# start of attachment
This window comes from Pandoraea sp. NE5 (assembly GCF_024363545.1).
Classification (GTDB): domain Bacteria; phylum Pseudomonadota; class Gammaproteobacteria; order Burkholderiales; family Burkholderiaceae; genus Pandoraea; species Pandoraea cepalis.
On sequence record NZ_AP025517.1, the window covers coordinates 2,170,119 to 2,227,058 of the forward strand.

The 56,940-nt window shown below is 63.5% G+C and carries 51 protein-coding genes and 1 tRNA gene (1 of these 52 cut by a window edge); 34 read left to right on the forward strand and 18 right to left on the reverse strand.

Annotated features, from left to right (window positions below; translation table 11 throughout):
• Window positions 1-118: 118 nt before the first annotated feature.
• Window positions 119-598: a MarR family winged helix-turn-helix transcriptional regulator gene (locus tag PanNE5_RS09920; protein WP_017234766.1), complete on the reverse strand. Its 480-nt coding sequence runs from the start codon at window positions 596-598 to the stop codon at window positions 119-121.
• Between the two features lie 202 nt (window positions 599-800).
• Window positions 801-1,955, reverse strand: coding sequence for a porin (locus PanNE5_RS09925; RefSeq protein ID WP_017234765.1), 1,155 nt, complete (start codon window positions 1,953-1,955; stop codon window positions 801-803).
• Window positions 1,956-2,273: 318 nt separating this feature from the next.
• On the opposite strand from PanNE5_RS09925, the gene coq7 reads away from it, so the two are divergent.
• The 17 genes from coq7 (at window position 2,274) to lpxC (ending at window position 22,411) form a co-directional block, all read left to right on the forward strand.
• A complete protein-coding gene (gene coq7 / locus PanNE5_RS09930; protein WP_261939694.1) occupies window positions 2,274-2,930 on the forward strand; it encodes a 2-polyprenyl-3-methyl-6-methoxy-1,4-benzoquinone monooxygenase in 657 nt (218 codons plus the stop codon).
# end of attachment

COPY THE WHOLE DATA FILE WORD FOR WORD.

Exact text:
This window comes from Pandoraea sp. NE5 (assembly GCF_024363545.1).
Classification (GTDB): domain Bacteria; phylum Pseudomonadota; class Gammaproteobacteria; order Burkholderiales; family Burkholderiaceae; genus Pandoraea; species Pandoraea cepalis.
On sequence record NZ_AP025517.1, the window covers coordinates 2,170,119 to 2,227,058 of the forward strand.

The 56,940-nt window shown below is 63.5% G+C and carries 51 protein-coding genes and 1 tRNA gene (1 of these 52 cut by a window edge); 34 read left to right on the forward strand and 18 right to left on the reverse strand.

Annotated features, from left to right (window positions below; translation table 11 throughout):
• Window positions 1-118: 118 nt before the first annotated feature.
• Window positions 119-598: a MarR family winged helix-turn-helix transcriptional regulator gene (locus tag PanNE5_RS09920; protein WP_017234766.1), complete on the reverse strand. Its 480-nt coding sequence runs from the start codon at window positions 596-598 to the stop codon at window positions 119-121.
• Between the two features lie 202 nt (window positions 599-800).
• Window positions 801-1,955, reverse strand: coding sequence for a porin (locus PanNE5_RS09925; RefSeq protein ID WP_017234765.1), 1,155 nt, complete (start codon window positions 1,953-1,955; stop codon window positions 801-803).
• Window positions 1,956-2,273: 318 nt separating this feature from the next.
• On the opposite strand from PanNE5_RS09925, the gene coq7 reads away from it, so the two are divergent.
• The 17 genes from coq7 (at window position 2,274) to lpxC (ending at window position 22,411) form a co-directional block, all read left to right on the forward strand.
• A complete protein-coding gene (gene coq7 / locus PanNE5_RS09930; protein WP_261939694.1) occupies window positions 2,274-2,930 on the forward strand; it encodes a 2-polyprenyl-3-methyl-6-methoxy-1,4-benzoquinone monooxygenase in 657 nt (218 codons plus the stop codon).